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|'Golden Son' collector Wanchai Pongsompetch holds one of the figurines in her home north of Bangkok AFP/Lillian SUWANRUMPHA|
Thailand is overwhelmingly Buddhist but beliefs are entwined with strains of animism and superstition, especially among older generations who venerate the supposed protective powers of the dolls.
Sculpted into a prayer position, the wide-eyed figurines were traditionally completely shaped by a concoction of clay and ashes.
Nowadays the bodies are made from metal moulds, and a wedge of clay and ashes are smoothed into the base of the figure.
At Sam Ngam temple in Nakhon Pathom province, just north of Bangkok, Saneh Sumetho and his fellow monks scrawl Sanskrit on each doll's base, drip sacred oil on the child-like golden face, and "cast a spell on it" before sending it off to its new family.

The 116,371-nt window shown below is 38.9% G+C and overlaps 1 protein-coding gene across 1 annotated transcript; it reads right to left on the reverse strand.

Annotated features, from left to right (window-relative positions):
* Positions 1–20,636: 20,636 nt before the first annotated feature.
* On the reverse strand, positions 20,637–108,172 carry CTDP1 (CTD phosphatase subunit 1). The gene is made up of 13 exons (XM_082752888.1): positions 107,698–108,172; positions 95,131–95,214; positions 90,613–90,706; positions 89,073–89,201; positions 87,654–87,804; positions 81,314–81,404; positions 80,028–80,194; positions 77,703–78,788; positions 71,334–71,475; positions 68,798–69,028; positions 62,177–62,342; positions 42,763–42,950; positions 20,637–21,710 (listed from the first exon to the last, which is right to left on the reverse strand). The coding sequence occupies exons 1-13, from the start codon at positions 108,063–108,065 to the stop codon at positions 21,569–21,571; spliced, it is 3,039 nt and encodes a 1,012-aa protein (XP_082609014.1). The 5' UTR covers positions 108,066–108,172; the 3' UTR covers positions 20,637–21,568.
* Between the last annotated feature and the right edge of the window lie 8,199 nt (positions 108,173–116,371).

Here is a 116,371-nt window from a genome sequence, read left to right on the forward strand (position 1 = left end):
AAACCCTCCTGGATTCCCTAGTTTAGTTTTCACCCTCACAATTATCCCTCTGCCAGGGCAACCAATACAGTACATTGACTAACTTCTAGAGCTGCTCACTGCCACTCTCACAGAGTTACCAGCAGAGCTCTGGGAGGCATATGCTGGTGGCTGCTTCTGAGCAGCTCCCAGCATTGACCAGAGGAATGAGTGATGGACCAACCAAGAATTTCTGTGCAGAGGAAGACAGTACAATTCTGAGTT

Believers say the dolls contain the spirit of a real child and must be treated with reverence.
Newer figurines start at around 500 to 2,000 baht (US$15-US$62) but the oldest relics can cost tens of thousands of dollars.
Eccentric collector Wanchai Pongsompetch credits her more than 10,000-strong hoard of dolls for a lifetime of good fortune.
"Since I started worshipping the Golden Son dolls, good things have happened in my life," the popular TV entertainer tells AFP.
"The reason I have everything today is because of them."
Her spacious two-storey home in Nonthaburi province north of Bangkok is filled with an astonishing array of dolls of varying sizes, colours and expressions.
Fizzy sodas, giant lollipops, and toy planes and cars are placed as offerings to the dolls, and Wanchai - wearing a face shield - prays solemnly to them.
Wanchai believes her Golden Sons have been especially helpful during the coronavirus pandemic.
"The dolls would tell me not to go outside," she says.
"I believe they keep me and my family safe."